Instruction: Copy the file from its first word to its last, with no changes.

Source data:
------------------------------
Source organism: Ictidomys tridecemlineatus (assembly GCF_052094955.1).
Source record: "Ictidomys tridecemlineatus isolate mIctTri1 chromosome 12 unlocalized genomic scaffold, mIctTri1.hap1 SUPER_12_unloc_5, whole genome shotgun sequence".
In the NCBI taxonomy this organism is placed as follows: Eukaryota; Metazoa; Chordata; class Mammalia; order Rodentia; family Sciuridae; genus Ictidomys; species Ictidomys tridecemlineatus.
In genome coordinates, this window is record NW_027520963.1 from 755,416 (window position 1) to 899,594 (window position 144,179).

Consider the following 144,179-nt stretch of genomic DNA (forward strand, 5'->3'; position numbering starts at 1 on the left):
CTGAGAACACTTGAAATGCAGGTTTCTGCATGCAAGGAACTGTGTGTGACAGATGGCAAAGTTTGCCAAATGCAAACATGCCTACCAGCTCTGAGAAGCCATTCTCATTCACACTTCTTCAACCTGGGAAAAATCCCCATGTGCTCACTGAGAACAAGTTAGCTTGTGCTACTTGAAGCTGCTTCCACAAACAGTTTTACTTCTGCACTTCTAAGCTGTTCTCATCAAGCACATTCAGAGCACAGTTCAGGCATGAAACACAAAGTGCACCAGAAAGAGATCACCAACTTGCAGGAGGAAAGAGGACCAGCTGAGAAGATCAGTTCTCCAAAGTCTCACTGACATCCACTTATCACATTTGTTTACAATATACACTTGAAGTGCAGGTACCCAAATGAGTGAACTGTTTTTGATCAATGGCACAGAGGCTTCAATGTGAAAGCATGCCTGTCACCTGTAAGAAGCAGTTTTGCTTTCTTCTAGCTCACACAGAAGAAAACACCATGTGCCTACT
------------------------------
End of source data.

Source organism: Ictidomys tridecemlineatus (assembly GCF_052094955.1).
Source record: "Ictidomys tridecemlineatus isolate mIctTri1 chromosome 12 unlocalized genomic scaffold, mIctTri1.hap1 SUPER_12_unloc_5, whole genome shotgun sequence".
In the NCBI taxonomy this organism is placed as follows: Eukaryota; Metazoa; Chordata; class Mammalia; order Rodentia; family Sciuridae; genus Ictidomys; species Ictidomys tridecemlineatus.
In genome coordinates, this window is record NW_027520963.1 from 755,416 (window position 1) to 899,594 (window position 144,179).

Consider the following 144,179-nt stretch of genomic DNA (forward strand, 5'->3'; position numbering starts at 1 on the left):
CTGAGAACACTTGAAATGCAGGTTTCTGCATGCAAGGAACTGTGTGTGACAGATGGCAAAGTTTGCCAAATGCAAACATGCCTACCAGCTCTGAGAAGCCATTCTCATTCACACTTCTTCAACCTGGGAAAAATCCCCATGTGCTCACTGAGAACAAGTTAGCTTGTGCTACTTGAAGCTGCTTCCACAAACAGTTTTACTTCTGCACTTCTAAGCTGTTCTCATCAAGCACATTCAGAGCACAGTTCAGGCATGAAACACAAAGTGCACCAGAAAGAGATCACCAACTTGCAGGAGGAAAGAGGACCAGCTGAGAAGATCAGTTCTCCAAAGTCTCACTGACATCCACTTATCACATTTGTTTACAATATACACTTGAAGTGCAGGTACCCAAATGAGTGAACTGTTTTTGATCAATGGCACAGAGGCTTCAATGTGAAAGCATGCCTGTCACCTGTAAGAAGCAGTTTTGCTTTCTTCTAGCTCACACAGAAGAAAACACCATGTGCCTACT